Soil science has long been a core discipline in many universities and colleges across Canada. Traditionally, soil science as an academic discipline was linked to agriculture programmes, with many of these being among the first to be introduced at universities and colleges across Canada. Over time, however, soil science has spread far beyond its traditional roots and is now foundational in many programs including those in environmental science, geography, and environmental engineering to name a few. A recent Canadian study examining soil science courses in Canada identified 80 post-secondary academic units offering soil science courses (Diochon et al. 2017, Can. J. Soil Sci. 97: 122–132), including 63 offering introductory soil science courses (Krzic et al. 2018, Can. J. Soil Sci. 98: 343–356) with an estimated yearly enrolment of more than 3,000 students.
Several introductory soil science textbooks are available and commonly used as resources; however, until now, none of these textbooks specifically address the soils of Canada or use the Canadian System of Soil Classification when describing soils. The need for a Canadian textbook has long been discussed by members of the Soil Education Committee of the Canadian Society of Soil Science, and in 2018, a proposal to forge ahead with the development of an introductory soil science textbook was enthusiastically supported by the membership of the Canadian Society of Soil Science at its annual general meeting. This textbook is a result of those discussions. Digging Into Canadian Soils: An Introduction to Soil Science, available in both English and French, provides an introduction to the core sub-disciplines of soil science, and introduces the concepts and vocabulary needed by students just beginning their soil science journey. Additionally, the textbook provides supplementary materials that are regionally specific, or may be of specific interest beyond what might be considered core soil science disciplinary material. Importantly, the textbook also is intended to introduce students to the Canadian System of Soil Classification using examples from across Canada, the world’s second largest country by area, and to the Canadian Society of Soil Science, whose members share a common passion for soil science and are keen to share and instill this passion with students across the country and beyond.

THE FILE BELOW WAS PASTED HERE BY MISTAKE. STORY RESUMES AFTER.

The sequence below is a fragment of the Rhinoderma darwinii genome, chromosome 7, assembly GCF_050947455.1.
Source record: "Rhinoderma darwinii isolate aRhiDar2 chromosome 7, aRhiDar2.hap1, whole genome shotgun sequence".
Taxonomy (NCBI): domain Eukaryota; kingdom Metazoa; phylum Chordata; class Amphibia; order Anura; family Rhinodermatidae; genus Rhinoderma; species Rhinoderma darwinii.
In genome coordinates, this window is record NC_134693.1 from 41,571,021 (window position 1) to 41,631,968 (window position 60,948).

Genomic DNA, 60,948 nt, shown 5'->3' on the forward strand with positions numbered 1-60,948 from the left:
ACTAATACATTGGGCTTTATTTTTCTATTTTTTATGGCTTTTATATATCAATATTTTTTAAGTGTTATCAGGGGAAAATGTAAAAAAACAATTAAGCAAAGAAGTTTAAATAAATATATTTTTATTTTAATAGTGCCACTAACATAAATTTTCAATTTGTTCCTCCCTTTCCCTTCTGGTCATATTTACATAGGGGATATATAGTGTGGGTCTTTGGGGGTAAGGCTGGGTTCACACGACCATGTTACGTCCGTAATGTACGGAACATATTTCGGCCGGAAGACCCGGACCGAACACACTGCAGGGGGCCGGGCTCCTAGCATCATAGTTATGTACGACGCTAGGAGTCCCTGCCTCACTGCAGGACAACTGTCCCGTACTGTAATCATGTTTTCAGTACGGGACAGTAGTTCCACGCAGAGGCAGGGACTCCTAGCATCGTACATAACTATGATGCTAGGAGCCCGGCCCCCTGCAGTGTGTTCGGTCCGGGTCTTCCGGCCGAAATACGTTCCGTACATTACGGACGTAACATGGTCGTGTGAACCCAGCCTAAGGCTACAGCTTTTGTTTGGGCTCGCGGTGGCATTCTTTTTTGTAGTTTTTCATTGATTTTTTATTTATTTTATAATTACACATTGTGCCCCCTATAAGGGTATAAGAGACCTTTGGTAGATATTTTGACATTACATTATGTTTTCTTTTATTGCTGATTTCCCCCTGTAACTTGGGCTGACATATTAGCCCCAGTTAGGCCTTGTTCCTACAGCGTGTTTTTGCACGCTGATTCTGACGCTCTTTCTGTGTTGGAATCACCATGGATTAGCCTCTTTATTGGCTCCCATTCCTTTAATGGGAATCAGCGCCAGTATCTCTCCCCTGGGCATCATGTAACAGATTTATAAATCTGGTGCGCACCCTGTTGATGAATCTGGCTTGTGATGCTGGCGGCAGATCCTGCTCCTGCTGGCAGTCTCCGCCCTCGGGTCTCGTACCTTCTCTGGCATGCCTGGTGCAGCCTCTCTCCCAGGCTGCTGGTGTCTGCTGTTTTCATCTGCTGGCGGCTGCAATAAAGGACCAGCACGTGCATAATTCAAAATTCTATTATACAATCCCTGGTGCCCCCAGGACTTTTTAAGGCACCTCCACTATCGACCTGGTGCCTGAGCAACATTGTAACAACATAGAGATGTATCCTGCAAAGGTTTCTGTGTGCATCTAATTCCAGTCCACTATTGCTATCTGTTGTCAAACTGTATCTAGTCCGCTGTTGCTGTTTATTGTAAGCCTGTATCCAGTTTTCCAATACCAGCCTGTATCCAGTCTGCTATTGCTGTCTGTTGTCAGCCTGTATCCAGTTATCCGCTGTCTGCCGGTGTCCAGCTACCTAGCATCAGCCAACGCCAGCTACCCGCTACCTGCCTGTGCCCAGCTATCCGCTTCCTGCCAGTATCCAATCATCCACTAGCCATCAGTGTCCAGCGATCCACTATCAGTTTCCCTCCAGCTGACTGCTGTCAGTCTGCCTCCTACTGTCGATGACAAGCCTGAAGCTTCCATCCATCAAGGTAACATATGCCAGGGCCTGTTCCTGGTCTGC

Digging Into Canadian Soils: An Introduction to Soil Science is comprised of 17 chapters written by 41 authors and co-authors that cover the core sub-disciplines of soil science (eight chapters), five chapters that describe the distribution of soils across Canada, four special topics chapters, and a Glossary of common terminology used in soil science. Each chapter was overseen by an editor and reviewed by external reviewers. The book chapters are written at a level that assumes an introductory university level understanding of chemistry and biology.
This textbook represents the ideas, inspiration and hard work of many members of the Canadian Society of Soil Science/Société Canadienne de Science du Sol, and is dedicated to the soil scientists who came before us, and to those students who will continue the soil science journey after us.
The Editors: Maja Krzic, Fran Walley, Amanda Diochon, Maxime C. Paré, and Rich Farrell
Canadian Society of Soil Science
The Canadian Society of Soil Science is a non-governmental, non-profit organization that brings together researchers and scientists, engineers, technologists, administrators and students involved in the profession of soil science. The primary objectives of the Society are to:
- promote the wise use of soil for the benefit of society,
- facilitate information and technology exchange among people in the professional soil science community,
- promote research and the practical application of findings in soil science, and
- foster the integration of students into the professional soil science community.
The overarching mission of the Society is to “nurture the discipline of soil science in Canada and ensure its relevance in the future”. What better way to nurture our discipline than to have a Canadian soil science textbook for the next generation of soil scientists?